Maureen Dyke was sound asleep at 1:40 a.m. Monday when her iPhone buzzed to life.
"It sounded kind of like a fire alarm," said Dyke, 28, of Oldsmar.
The message read: "An AMBER alert has been issued in your area, please check local media."
Dyke was among thousands of residents throughout Florida who received the message as part of the Commercial Mobile Alert System, a new program used to distribute emergency alerts via text message nationwide.
The system, operated by the Federal Emergency Management Agency, was launched in April. This month, the National Center for Missing & Exploited Children signed up.
Monday's Amber Alert, issued when authorities in Collier County feared that a child had been abducted, was the first one in Florida in 2013.
"These are designed to alert people who are on the go," said Charles McCobb, manager of the FEMA program that operates the alert system. "This provides a much more modern method of alerting people on the go."
The system can also send out alerts for severe weather or national emergencies.
The alerts, free of charge, are distributed by about 140 cellphone companies nationwide, including Verizon, AT&T, Sprint and T-Mobile, McCobb said.
The number of Florida residents who received the alert early Monday ranged in the thousands, McCobb said, but an exact total is not available because of the number of cellphone companies involved.
Before the new system, cellphone users had to sign up to receive Amber Alerts, sent to subscribers based on the ZIP code in which they live. With the new alert system, officials said, most smart phones are automatically signed up, reaching more people.
Except for national emergencies, customers can unsubscribe from the alerts by calling their service provider, McCobb said.
The alerts are sent out via cellphone towers, either county- or statewide. So tourists visiting Florida, regardless of where they came from, would have received Monday's alert, officials said.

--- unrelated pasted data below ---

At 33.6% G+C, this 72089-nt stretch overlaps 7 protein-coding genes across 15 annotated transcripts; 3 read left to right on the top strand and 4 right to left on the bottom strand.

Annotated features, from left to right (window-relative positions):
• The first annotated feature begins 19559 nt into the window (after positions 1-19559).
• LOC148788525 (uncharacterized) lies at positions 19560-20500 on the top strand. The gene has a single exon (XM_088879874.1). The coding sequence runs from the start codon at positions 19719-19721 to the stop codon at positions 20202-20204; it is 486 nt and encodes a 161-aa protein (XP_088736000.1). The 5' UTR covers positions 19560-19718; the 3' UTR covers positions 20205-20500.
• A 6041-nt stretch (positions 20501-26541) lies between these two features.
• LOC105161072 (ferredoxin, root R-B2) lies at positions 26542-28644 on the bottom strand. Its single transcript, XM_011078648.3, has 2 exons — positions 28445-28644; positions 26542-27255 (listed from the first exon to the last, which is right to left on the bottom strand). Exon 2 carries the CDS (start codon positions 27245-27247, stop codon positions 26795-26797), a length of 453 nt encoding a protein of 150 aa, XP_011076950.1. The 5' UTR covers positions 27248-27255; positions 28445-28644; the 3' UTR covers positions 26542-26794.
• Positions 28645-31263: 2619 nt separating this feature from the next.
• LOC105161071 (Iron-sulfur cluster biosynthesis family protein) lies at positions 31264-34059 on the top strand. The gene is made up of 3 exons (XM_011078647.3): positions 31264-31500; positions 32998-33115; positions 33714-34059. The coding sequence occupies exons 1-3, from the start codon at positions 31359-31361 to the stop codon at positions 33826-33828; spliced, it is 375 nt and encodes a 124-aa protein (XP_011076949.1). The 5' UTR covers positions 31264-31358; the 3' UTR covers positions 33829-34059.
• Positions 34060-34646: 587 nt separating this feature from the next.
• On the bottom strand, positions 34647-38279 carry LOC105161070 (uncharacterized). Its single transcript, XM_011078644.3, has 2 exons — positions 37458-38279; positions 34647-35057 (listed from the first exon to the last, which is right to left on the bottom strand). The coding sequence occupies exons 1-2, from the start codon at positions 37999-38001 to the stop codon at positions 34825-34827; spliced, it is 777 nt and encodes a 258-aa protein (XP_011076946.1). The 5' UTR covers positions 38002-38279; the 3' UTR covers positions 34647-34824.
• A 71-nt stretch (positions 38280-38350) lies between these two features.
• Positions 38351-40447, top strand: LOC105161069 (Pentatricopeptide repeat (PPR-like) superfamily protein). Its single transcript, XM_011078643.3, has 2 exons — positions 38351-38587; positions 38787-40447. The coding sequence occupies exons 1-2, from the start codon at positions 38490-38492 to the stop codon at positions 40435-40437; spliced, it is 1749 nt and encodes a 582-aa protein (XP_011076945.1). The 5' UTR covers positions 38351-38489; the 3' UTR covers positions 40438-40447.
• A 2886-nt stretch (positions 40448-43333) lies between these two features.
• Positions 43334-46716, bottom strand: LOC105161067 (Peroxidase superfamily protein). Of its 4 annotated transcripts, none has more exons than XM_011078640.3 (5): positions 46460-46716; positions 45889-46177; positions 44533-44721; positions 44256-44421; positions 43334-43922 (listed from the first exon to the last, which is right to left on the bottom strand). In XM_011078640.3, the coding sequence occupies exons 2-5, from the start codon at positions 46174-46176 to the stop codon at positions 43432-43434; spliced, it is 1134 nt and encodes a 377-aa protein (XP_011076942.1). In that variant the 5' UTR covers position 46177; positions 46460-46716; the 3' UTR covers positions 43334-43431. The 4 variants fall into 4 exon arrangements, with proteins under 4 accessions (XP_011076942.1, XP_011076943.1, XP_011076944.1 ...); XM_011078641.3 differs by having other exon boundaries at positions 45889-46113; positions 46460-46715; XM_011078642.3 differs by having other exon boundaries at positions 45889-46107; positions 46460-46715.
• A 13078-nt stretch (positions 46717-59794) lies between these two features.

The Amber Alert early Monday was released after a 2-year-old girl in Immokalee disappeared. She was found safe hours later.
In Florida, Amber (or America's Missing: Broadcast Emergency Response) Alerts are issued by the state's Department of Law Enforcement using the FEMA program. To send an Amber Alert through the new text system, the FDLE can contact the National Center for Missing & Exploited Children. The FDLE also alerts residents through email and social media.
Across the Tampa Bay area, several residents were awakened by an alarmlike sound from their cellphones.
Ed Offner of Tampa thought his car alarm had gone off. But after realizing it was an Amber Alert, Offner said, "I wasn't annoyed at all. I have two kids."
In St. Petersburg, Sabe Maysonet was awakened by the loud alarm on his BlackBerry. He read the text message, which urged him to check "local media" for details, but Maysonet said he went back to sleep.
"I was expecting a little more detail," Maysonet said. "A follow-up maybe. It was just vague."
The text messages are limited to 90 characters.
"We need to keep it short," said Bob Hoever, director of special programs at the National Center for Missing & Exploited Children. "The whole purpose is to tell people, 'Hey, we have a problem here' and direct them to the media."
But Maysonet said the alerts are "good to have," adding that he won't be calling to unsubscribe.
"I don't see how it can be negative for anyone," he said.
Laura C. Morel can be reached at firstname.lastname@example.org or (813) 226-3386.